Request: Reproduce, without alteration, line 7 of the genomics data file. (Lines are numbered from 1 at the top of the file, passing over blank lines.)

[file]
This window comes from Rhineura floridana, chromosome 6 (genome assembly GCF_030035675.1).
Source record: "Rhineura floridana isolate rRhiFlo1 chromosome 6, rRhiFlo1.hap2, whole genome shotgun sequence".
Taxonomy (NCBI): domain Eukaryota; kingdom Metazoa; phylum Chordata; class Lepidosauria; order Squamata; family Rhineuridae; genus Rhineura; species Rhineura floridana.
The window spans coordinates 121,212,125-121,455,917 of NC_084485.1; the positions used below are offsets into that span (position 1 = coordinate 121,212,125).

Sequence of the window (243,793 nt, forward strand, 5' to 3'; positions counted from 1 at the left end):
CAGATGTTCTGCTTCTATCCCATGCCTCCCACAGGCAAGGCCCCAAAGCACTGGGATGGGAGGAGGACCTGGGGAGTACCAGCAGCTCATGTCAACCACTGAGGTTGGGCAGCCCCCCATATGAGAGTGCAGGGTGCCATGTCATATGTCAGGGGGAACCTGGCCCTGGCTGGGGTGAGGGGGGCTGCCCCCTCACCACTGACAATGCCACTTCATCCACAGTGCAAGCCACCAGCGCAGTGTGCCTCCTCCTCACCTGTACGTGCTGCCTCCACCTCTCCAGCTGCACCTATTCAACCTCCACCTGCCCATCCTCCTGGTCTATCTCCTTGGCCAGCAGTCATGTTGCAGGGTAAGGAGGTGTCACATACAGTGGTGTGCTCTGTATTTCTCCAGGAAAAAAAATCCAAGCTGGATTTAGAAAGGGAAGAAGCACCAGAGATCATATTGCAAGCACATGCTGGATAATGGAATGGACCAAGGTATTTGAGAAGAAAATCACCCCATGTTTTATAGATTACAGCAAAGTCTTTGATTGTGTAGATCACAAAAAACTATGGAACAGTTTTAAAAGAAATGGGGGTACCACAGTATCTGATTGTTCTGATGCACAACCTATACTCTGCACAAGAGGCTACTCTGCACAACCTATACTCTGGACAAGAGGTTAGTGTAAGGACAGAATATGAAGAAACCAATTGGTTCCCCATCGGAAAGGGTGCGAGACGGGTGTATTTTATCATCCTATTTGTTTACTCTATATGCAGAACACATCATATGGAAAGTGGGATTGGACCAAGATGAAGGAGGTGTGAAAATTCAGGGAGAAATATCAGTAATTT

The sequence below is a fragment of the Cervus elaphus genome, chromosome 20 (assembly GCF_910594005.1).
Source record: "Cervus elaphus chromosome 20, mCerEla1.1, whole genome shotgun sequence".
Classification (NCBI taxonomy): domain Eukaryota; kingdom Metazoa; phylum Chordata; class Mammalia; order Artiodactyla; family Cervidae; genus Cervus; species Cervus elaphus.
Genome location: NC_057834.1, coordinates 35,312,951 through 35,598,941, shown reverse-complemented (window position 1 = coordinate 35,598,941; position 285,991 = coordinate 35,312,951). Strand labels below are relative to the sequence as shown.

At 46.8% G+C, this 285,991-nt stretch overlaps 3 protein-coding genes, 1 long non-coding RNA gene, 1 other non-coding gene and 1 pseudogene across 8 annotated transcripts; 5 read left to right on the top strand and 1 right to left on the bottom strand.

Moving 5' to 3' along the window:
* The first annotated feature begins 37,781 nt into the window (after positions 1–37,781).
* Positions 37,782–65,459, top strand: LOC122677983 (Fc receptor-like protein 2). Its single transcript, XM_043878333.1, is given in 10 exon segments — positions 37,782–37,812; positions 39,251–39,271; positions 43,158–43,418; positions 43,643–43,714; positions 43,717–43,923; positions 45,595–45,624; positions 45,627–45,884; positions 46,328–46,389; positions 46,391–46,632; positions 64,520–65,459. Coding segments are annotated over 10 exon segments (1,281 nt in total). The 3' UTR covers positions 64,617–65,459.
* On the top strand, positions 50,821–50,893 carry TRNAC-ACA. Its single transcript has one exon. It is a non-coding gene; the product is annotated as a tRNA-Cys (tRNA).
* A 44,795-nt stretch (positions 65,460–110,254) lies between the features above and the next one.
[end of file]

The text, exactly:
The sequence below is a fragment of the Cervus elaphus genome, chromosome 20 (assembly GCF_910594005.1).